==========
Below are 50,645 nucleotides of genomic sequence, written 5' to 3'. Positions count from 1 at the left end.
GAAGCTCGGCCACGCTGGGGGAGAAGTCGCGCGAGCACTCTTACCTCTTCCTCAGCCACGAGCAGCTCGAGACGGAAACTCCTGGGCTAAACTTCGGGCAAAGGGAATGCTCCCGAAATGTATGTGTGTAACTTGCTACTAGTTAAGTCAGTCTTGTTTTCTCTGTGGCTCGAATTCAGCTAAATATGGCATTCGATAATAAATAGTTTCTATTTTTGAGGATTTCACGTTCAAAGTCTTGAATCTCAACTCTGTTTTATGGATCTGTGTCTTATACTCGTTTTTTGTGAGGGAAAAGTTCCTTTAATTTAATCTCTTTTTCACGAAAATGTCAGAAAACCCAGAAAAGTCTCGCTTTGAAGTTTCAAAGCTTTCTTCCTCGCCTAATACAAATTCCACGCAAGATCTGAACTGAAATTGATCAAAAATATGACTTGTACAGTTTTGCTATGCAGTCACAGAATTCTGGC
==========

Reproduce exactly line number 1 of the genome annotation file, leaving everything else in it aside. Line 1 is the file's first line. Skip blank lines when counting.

Below are 50,645 nucleotides of genomic sequence, written 5' to 3'. Positions count from 1 at the left end.